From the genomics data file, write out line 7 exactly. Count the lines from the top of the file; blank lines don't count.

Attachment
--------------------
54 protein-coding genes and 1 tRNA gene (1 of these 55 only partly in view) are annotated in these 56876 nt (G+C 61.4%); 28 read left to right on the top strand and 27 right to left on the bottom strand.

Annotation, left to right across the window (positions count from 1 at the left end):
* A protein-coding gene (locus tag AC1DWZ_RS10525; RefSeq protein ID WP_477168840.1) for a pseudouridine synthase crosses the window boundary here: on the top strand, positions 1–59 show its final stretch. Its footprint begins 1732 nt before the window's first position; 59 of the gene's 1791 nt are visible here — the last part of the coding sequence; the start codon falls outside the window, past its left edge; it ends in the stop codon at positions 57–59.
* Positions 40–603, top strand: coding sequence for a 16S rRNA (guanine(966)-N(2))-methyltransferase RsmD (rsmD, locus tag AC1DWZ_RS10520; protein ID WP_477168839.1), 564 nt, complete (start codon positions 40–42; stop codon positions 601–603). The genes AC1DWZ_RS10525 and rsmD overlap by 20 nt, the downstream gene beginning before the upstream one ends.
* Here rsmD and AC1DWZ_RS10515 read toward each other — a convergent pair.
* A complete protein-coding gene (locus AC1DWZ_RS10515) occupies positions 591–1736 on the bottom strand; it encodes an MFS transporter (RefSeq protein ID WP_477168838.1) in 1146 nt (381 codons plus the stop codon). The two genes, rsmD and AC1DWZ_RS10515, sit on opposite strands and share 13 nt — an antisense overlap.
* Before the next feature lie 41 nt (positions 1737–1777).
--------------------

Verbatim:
* Before the next feature lie 41 nt (positions 1737–1777).